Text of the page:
View adult BNF View SPC online  Track Changes
Second Choice
Green
For patients with stable palliative pain and also in patients with stable chronic non palliative pain who can’t tolerate oral morphine. 
   
Diamorphine Hydrochloride (Injection)
View adult BNF View SPC online  Track Changes
Restricted Drug Restricted
Green
Alternative if necessary to give a high dose of opioid via a syringe driver as more soluble than morphine.
Schedule 2 Controlled Drug
 
   
Fentanyl (Patches)
View adult BNF View SPC online  Track Changes
Restricted Drug Restricted
Green
Expensive. Lowest strength patch equivalent to large equivalent dose of oral morphine.
Initiation restricted to patients with:
Stable palliative pain.
Established renal failure in accordance with UHL guidelines.
UHL patients with stable chronic non palliative pain on advice of UHL Pain Team.
Schedule 2 Controlled Drug
 
   
Methadone
View adult BNF View SPC online  Track Changes
Formulary
Amber Simple

Chronic pain with on-going advice from specialist services on dose reduction.

 
   
Oxycodone
View adult BNF View SPC online View childrens BNF  Track Changes
Restricted Drug Restricted
Green

Schedule 2 Controlled Drug   For palliative pain and chronic non-palliative pain on advice of UHL Pain Team.


Specify either immediate release or modified release on the prescription to avoid confusion between preparations. To avoid confusion, in primary care please specify brand on prescription. Preferred brands in primary care are Shortec and Longtec, which may be different to the choices used in secondary care. 

 

 
   
Oxycodone + naloxone (Targinact®)
View adult BNF View SPC online  Track Changes
Restricted Drug Restricted
Amber Simple
Initiation restricted to recommendation of a UHL pain consultant or palliative care consultant for patients who are significantly affected by opiod-induced constipation in whom laxatives have not worked or produced unacceptable side effects.
Schedule 2 Controlled Drug 
Link  Simple Amber Medicines
   
Pethidine Hydrochloride
View adult BNF View SPC online  Track Changes
Restricted Drug Restricted
Green
For use in obstetrics only as it is associated with less respiratory depression in the neonate than morphine.
Schedule 2 Controlled Drug
 
   
Tramadol
View adult BNF View SPC online  Track Changes
Restricted Drug Restricted
Green
Schedule 3 Controlled drug (exempt from Safe Custody Regulations).
In chronic non palliative pain use only if weak opioids or NSAIDS have proved problematical or pain is uncontrolled. Avoid in elderly patients.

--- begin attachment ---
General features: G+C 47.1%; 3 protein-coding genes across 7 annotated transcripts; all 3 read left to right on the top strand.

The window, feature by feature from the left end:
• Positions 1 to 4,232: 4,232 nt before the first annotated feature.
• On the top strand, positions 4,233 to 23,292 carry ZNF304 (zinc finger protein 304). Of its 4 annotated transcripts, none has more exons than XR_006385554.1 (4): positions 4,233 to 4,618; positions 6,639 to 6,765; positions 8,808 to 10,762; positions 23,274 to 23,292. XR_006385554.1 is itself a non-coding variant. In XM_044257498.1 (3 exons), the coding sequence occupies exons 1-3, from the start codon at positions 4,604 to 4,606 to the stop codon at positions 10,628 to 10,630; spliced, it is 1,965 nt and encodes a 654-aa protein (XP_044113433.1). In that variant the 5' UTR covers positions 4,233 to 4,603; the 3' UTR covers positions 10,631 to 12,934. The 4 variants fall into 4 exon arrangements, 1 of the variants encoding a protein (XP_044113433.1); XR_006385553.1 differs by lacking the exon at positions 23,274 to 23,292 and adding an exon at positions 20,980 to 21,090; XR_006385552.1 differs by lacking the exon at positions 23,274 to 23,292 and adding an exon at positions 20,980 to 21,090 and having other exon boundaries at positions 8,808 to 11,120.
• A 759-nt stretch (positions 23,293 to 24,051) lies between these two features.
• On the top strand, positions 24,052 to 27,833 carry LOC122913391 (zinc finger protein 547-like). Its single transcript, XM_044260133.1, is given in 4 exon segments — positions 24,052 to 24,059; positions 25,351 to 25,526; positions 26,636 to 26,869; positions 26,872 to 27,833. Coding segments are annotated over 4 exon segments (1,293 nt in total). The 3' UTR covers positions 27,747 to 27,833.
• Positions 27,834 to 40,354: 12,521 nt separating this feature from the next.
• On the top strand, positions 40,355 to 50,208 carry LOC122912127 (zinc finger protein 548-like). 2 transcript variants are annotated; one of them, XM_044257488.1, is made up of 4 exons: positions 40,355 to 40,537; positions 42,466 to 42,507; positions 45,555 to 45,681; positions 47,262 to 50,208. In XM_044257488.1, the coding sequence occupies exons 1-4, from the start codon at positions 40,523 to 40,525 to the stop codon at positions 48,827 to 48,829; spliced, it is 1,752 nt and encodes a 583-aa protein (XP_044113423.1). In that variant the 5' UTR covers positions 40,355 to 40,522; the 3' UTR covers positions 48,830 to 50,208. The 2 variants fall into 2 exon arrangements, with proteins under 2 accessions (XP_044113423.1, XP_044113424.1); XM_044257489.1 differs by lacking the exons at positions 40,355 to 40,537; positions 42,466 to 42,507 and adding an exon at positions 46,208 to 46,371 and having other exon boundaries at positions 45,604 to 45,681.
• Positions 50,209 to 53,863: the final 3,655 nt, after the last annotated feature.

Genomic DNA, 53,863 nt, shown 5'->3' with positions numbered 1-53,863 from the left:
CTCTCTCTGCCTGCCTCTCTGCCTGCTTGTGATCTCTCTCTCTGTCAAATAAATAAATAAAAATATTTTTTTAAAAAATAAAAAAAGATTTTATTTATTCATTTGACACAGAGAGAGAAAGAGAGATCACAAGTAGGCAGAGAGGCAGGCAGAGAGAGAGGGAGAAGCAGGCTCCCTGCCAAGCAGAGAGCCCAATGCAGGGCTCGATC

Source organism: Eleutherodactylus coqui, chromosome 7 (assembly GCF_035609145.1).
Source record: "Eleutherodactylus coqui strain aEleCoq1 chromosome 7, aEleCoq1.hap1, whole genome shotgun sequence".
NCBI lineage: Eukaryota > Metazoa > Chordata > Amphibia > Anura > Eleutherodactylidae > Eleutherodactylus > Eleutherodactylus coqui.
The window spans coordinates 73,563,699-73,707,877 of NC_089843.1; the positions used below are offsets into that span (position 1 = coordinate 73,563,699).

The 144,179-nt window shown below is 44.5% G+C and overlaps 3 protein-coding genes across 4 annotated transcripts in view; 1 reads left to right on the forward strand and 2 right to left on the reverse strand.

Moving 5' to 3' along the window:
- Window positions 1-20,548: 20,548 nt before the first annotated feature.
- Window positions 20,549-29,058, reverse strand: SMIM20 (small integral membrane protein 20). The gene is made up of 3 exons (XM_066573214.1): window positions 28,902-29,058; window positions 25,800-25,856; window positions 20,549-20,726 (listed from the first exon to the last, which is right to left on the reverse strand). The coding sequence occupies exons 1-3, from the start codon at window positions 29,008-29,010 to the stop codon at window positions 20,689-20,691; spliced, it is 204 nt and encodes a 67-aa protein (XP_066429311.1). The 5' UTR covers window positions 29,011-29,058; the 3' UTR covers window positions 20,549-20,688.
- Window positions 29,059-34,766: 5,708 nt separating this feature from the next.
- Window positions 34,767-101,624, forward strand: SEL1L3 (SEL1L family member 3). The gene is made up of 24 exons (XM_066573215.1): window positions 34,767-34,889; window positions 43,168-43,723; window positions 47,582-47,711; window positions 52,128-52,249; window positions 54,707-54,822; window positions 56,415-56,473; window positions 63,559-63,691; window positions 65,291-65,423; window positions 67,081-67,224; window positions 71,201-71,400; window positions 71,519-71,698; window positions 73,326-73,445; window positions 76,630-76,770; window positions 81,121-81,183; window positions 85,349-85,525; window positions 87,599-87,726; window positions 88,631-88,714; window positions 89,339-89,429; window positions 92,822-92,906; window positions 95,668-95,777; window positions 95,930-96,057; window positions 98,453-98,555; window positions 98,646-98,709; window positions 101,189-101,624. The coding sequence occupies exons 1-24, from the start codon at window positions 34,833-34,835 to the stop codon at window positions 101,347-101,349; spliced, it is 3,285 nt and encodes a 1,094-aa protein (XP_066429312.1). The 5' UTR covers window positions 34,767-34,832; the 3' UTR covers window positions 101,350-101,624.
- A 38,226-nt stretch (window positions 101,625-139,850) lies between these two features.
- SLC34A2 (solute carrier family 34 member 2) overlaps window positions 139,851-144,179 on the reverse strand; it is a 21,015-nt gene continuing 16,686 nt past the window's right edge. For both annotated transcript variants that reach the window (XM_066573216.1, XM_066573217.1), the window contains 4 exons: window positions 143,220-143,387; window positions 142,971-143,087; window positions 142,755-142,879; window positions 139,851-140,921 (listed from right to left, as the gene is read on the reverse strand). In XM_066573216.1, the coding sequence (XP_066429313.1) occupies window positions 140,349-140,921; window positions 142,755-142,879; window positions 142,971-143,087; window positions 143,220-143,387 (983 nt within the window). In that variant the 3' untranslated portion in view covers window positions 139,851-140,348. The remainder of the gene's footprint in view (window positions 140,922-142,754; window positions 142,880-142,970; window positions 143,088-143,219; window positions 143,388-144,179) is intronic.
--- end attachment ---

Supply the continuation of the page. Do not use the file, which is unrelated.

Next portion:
Use of tramadol should be limited to the lowest effective dose for the shortest possible time. Also used for post-operative patients orally or parenterally. Upon discharge, review dose/use and limit supply.
For prison use: Use with caution, treated with full CD regulations in this setting. Only prescribe as 24 hour preparation. 
   
Tapentadol SR
View adult BNF View SPC online  Track Changes
Restricted Drug Restricted
Amber Simple
Supported for use by or under the guidance of pain clinic clinicians only for chronic pain in patients requiring opiates but not responding as expected to morphine. Immediate release preparation in acute pain not supported

Also supported for use in cancer pain for the same place in therapy as above. 
Link  Leicestershire Evaluation: Tapentadol SR in Cancer Pain
Link  Simple Amber List
   
04.07.03  Expand sub section  Neuropathic pain
 note  Algorithms for treatment of neuropathic pain, trigeminal neuralgia and post-herpetic pain are included in the guidance at the link below. Drugs available for use within these pathways include tricyclics, gabapentin (generic), pregabalin (prescribe as Lyrica for this indication), duloxetine, lidocaine plasters and capsaicin cream.  
Pregabalin can be prescribed twice daily compared to three times daily for gabapentin however this should make little difference to the majority of patients.  Prescribing pregabalin three times a day is very expensive.
Professionals prescribing pregabalin and gabapentin should be aware that these drugs can lead to dependence and may be misused or diverted.
04.07.04  Expand sub section  Antimigraine drugs
04.07.04.01  Expand sub section  Treatment of the acute migraine attack
 note 
  • New NICE guidance now recommends that combination treatment for acute migraine using a triptan plus an NSAID, or a triptan plus paracetamol are the most clinically and cost effective options for treatment of acute migraine offering a more rapid and prolonged benefit.
  • Oral sumatriptan has more evidence from randomised controlled trials to support its use than any other triptan although efficacy varies amongst individuals. Therefore prescribe triptans generically and start with the one with the lowest cost. If this is consistently ineffective, try one or more alternative triptans eg naratriptan, eletriptan, rizatriptan, frovatriptan and almotriptan. QIPP detail aid: TRIPTANS – choice of agent.
  • For women and girls with predictable menstrual-related migraine that does not respond adequately to standard acute treatment, consider treatment with zolmitriptan or frovatriptan on the days migraine is expected.
  • Giving an anti-emetic a few minutes before the analgesic can improve gastric motility and enhance absorption (even in the absence of nausea and vomiting) eg metoclopramide or domperidone. Prochlorperazine or domperidone suppositories are useful if vomiting has commenced.